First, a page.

You get it. Email needs to be relevant, timely, and personalized, and it has to arrive in the inbox—not the spam folder. When an email renders, it should load images perfectly, guide the eye through stunning, effective design that drives subscribers to convert—download, purchase, whatever.
But effective one-to-one marketing is more than just email.
Don't get me wrong: Email is critical. If we've learned anything in the last decade, it's that email drives commerce and influences people, and it's a linchpin in marketing programs. In no way am I belittling the power of the email channel.
But as marketers, it's critical to build from—and with—email to create new, multichannel campaigns to engage today's subscribers. Here's why (and this is probably obvious): Your subscribers and customers aren't always staring at their email inboxes. Rather, they're also posting, texting, watching, commenting, and they step away from the computer sometimes, too. But we don't have (legal) methods to track them out there in the world... yet.
Enter digital one-to-one marketing. It can mean a lot of things, but for the purposes of this article, let's assume that digital one-to-one marketing means crafting an experience for an individual subscriber across multiple channels that guides them to a desired action.
If it's done correctly, a subscriber might not even realize that the experience was crafted by a marketer. When it's done correctly, the marketer is some sort of digital Hermes (the Greek messenger god who guided the dead to the underworld in addition to inventing the lyre; seems like the whole way to the underworld might have been a romp!).
In place of the lyre, you have a host of marketing channels as your instruments. Offline and online, you can create campaigns that include not only email but also text messaging, social networking, video, print, outdoor... and so on.
Like a marketer returning inspired from an industry event or conference, you should at this point of the article be exclaiming: Yes! I'm ready to go start taking one-to-one beyond email! Good! Here's how:
Step 1: Start Small
Email is proven. Channels like text messaging, voice messaging, RSS, social networking have not been explored, optimized, or tested in the same ways as email marketing. By starting with a simple mobile-originated text campaign that somehow links to your email campaign, you can gauge your customers' interest in communicating via that channel.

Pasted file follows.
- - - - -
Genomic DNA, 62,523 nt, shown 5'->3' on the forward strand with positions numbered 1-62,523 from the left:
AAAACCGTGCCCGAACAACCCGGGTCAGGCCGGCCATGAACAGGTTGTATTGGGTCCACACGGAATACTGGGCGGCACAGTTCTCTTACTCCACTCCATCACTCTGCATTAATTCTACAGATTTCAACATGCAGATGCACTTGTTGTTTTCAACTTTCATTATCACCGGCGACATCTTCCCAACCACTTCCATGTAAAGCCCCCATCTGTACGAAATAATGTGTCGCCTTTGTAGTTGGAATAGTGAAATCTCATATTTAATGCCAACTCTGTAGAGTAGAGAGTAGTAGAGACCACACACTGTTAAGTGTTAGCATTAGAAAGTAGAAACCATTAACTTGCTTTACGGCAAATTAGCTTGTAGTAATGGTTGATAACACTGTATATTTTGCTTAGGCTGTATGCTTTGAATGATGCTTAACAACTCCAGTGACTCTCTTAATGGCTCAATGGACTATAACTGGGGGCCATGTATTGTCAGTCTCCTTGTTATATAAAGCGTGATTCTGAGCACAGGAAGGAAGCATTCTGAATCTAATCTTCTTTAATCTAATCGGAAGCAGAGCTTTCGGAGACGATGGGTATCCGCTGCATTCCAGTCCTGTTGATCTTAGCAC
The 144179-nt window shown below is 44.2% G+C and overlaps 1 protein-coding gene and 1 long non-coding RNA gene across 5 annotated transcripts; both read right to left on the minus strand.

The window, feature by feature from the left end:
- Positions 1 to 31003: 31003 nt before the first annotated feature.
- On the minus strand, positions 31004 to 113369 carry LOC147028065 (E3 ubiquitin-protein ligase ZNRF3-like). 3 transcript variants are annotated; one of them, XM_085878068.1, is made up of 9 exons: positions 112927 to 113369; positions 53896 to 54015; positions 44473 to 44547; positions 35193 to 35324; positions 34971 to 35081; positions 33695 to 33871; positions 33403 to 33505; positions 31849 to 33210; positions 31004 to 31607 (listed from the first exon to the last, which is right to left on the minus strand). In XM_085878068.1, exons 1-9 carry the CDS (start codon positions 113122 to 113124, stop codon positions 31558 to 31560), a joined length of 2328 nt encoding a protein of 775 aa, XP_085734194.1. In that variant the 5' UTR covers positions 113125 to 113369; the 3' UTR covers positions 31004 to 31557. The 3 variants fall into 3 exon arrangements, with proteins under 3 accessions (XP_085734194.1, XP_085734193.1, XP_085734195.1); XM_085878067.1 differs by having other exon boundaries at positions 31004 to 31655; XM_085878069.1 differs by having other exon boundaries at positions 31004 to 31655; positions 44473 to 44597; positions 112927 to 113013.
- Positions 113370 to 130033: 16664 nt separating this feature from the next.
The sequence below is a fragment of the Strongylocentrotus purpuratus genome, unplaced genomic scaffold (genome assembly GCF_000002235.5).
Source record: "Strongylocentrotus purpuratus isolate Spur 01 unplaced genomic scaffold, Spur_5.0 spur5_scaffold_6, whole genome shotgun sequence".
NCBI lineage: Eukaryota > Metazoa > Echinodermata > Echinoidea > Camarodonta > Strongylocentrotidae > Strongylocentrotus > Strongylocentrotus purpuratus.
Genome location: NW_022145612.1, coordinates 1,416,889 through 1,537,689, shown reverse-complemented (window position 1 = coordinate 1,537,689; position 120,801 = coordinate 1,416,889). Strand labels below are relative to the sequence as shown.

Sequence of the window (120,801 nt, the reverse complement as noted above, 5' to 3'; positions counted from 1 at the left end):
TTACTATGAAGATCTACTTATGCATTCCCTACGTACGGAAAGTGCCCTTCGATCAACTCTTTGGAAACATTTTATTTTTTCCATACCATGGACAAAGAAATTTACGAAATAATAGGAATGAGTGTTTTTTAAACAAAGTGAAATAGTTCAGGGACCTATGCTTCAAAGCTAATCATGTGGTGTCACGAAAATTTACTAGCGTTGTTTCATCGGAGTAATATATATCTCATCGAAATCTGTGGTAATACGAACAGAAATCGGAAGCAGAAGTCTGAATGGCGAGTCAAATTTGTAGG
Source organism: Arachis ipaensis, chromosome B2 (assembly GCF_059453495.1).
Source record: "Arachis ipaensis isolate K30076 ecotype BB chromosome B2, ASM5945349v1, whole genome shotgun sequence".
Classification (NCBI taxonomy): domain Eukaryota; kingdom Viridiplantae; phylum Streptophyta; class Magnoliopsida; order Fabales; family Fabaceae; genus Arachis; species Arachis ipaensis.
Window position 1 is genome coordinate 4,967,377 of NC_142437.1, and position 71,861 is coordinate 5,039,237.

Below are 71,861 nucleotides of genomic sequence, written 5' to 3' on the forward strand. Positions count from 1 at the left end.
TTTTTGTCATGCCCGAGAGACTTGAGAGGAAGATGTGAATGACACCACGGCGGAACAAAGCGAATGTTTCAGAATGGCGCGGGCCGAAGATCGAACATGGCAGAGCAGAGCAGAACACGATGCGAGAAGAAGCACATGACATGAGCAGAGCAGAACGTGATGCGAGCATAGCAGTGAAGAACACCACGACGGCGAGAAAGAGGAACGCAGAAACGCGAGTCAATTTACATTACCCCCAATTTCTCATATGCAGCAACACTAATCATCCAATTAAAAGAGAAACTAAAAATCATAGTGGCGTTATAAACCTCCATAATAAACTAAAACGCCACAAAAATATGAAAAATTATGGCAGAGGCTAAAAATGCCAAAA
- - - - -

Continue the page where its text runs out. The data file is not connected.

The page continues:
For example, you could ask that subscribers text their email address to a short code and receive a welcome email or email coupon as a response. If you don't want to start with text, consider social networking or using a Web experience that subscribers can find when they click through from an email campaign.
(If you're looking for ideas, check out ExactTarget's One-to-One Marketing Field Guide, where you'll find sixty of them ready to go for your industry and use case.
Take time—make time—to try a small campaign, gauge results. I bet you'll be hooked and want to keep trying new ideas.
Step 2: Strategize
After you've tried out a small one-to-one campaign that includes more than an email, consider how you might take it to the next step. Ensure that you have a goal in mind and measurements in place to review effectiveness.
For example, you might ask subscribers to click from an email to a personalized, dynamic Web site/URL that populates with offers or content specific to their interests. Or click from a social-networking call-to-action to a Web form that, when completed, triggers an email or voice message to them.
When you extend your data and personalization beyond email, your subscribers see something that appeals to them not only in one channel but across multiple. Yes, it takes some additional time to map out the experience, but the results are worth it.
Strategize on how you can leverage current data across multiple channels, then put it in action.
Step 3: Measure
Measurement seems to be the most obvious instruction, but it is also the most overlooked. Email marketers are now used to comparing open rates and clickthrough rates as measures, but expanding a program across multiple channels requires a more comprehensive look at the conversion funnel.
Remember that not all channels support the same measurement—for example, text messages don't offer an open, and in most cases a click, as metrics. Ultimately, you should be most concerned about conversions—did that one-to-one campaign result in the desired action?
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One-to-one marketing is about (and you've heard this before) delivering the right message to the right subscribers at the right time—and through subscriber's preferred channel. Email isn't always that channel, but it is a piece in the puzzle. Push forward with that small one-to-one campaign that links up one or more additional messaging channels.
Keep the email campaign, but push out from the pack and add in other marketing channels to leverage your data and deliver on the promise of one-to-one. Go for it. You'll be surprised at the results.